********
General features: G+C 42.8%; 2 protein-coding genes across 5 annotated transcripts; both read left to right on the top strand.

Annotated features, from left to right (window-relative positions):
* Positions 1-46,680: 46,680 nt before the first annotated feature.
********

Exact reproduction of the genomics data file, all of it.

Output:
General features: G+C 42.8%; 2 protein-coding genes across 5 annotated transcripts; both read left to right on the top strand.

Annotated features, from left to right (window-relative positions):
* Positions 1-46,680: 46,680 nt before the first annotated feature.